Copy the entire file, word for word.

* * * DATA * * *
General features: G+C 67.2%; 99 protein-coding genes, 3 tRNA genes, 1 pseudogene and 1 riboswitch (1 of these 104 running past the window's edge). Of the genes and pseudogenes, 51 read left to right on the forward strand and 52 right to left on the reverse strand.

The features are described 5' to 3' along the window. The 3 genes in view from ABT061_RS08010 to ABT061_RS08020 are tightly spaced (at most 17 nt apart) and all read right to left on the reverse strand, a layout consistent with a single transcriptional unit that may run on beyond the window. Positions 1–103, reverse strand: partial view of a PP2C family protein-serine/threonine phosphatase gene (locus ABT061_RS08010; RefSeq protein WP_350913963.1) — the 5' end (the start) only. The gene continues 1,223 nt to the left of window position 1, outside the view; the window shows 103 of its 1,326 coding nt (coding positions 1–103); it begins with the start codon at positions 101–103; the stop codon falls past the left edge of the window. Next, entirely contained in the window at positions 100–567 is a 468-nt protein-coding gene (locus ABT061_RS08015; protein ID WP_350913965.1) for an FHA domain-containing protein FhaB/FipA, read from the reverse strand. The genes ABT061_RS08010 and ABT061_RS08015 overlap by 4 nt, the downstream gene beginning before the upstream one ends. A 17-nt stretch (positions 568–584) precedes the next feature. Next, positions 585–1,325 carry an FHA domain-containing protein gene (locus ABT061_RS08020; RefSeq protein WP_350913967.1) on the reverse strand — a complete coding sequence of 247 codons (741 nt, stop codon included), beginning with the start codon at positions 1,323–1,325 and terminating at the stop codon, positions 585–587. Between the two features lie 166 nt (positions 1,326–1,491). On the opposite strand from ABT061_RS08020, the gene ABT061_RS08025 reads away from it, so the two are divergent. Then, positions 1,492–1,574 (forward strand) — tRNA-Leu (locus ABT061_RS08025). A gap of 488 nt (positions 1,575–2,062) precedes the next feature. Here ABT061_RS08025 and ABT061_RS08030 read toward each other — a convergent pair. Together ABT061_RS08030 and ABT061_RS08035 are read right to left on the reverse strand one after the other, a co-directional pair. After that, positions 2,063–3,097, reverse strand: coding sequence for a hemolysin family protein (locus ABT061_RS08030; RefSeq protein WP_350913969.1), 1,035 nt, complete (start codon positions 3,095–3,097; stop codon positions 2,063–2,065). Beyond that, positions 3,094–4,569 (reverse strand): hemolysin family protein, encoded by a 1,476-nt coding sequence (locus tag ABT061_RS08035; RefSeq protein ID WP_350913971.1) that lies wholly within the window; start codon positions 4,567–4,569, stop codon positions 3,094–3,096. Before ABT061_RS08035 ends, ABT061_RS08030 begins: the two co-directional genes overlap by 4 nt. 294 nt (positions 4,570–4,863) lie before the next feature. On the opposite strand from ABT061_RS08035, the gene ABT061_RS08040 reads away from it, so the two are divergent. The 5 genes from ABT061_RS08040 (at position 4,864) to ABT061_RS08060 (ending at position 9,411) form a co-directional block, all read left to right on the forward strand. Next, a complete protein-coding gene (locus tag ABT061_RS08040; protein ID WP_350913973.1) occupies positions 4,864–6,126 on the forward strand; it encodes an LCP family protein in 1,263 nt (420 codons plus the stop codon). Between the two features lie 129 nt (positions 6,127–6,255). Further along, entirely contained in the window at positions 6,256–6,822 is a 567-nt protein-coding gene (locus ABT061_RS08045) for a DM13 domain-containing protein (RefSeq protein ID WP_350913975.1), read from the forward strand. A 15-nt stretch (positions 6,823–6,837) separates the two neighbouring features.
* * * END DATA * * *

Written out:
General features: G+C 67.2%; 99 protein-coding genes, 3 tRNA genes, 1 pseudogene and 1 riboswitch (1 of these 104 running past the window's edge). Of the genes and pseudogenes, 51 read left to right on the forward strand and 52 right to left on the reverse strand.

The features are described 5' to 3' along the window. The 3 genes in view from ABT061_RS08010 to ABT061_RS08020 are tightly spaced (at most 17 nt apart) and all read right to left on the reverse strand, a layout consistent with a single transcriptional unit that may run on beyond the window. Positions 1–103, reverse strand: partial view of a PP2C family protein-serine/threonine phosphatase gene (locus ABT061_RS08010; RefSeq protein WP_350913963.1) — the 5' end (the start) only. The gene continues 1,223 nt to the left of window position 1, outside the view; the window shows 103 of its 1,326 coding nt (coding positions 1–103); it begins with the start codon at positions 101–103; the stop codon falls past the left edge of the window. Next, entirely contained in the window at positions 100–567 is a 468-nt protein-coding gene (locus ABT061_RS08015; protein ID WP_350913965.1) for an FHA domain-containing protein FhaB/FipA, read from the reverse strand. The genes ABT061_RS08010 and ABT061_RS08015 overlap by 4 nt, the downstream gene beginning before the upstream one ends. A 17-nt stretch (positions 568–584) precedes the next feature. Next, positions 585–1,325 carry an FHA domain-containing protein gene (locus ABT061_RS08020; RefSeq protein WP_350913967.1) on the reverse strand — a complete coding sequence of 247 codons (741 nt, stop codon included), beginning with the start codon at positions 1,323–1,325 and terminating at the stop codon, positions 585–587. Between the two features lie 166 nt (positions 1,326–1,491). On the opposite strand from ABT061_RS08020, the gene ABT061_RS08025 reads away from it, so the two are divergent. Then, positions 1,492–1,574 (forward strand) — tRNA-Leu (locus ABT061_RS08025). A gap of 488 nt (positions 1,575–2,062) precedes the next feature. Here ABT061_RS08025 and ABT061_RS08030 read toward each other — a convergent pair. Together ABT061_RS08030 and ABT061_RS08035 are read right to left on the reverse strand one after the other, a co-directional pair. After that, positions 2,063–3,097, reverse strand: coding sequence for a hemolysin family protein (locus ABT061_RS08030; RefSeq protein WP_350913969.1), 1,035 nt, complete (start codon positions 3,095–3,097; stop codon positions 2,063–2,065). Beyond that, positions 3,094–4,569 (reverse strand): hemolysin family protein, encoded by a 1,476-nt coding sequence (locus tag ABT061_RS08035; RefSeq protein ID WP_350913971.1) that lies wholly within the window; start codon positions 4,567–4,569, stop codon positions 3,094–3,096. Before ABT061_RS08035 ends, ABT061_RS08030 begins: the two co-directional genes overlap by 4 nt. 294 nt (positions 4,570–4,863) lie before the next feature. On the opposite strand from ABT061_RS08035, the gene ABT061_RS08040 reads away from it, so the two are divergent. The 5 genes from ABT061_RS08040 (at position 4,864) to ABT061_RS08060 (ending at position 9,411) form a co-directional block, all read left to right on the forward strand. Next, a complete protein-coding gene (locus tag ABT061_RS08040; protein ID WP_350913973.1) occupies positions 4,864–6,126 on the forward strand; it encodes an LCP family protein in 1,263 nt (420 codons plus the stop codon). Between the two features lie 129 nt (positions 6,127–6,255). Further along, entirely contained in the window at positions 6,256–6,822 is a 567-nt protein-coding gene (locus ABT061_RS08045) for a DM13 domain-containing protein (RefSeq protein ID WP_350913975.1), read from the forward strand. A 15-nt stretch (positions 6,823–6,837) separates the two neighbouring features.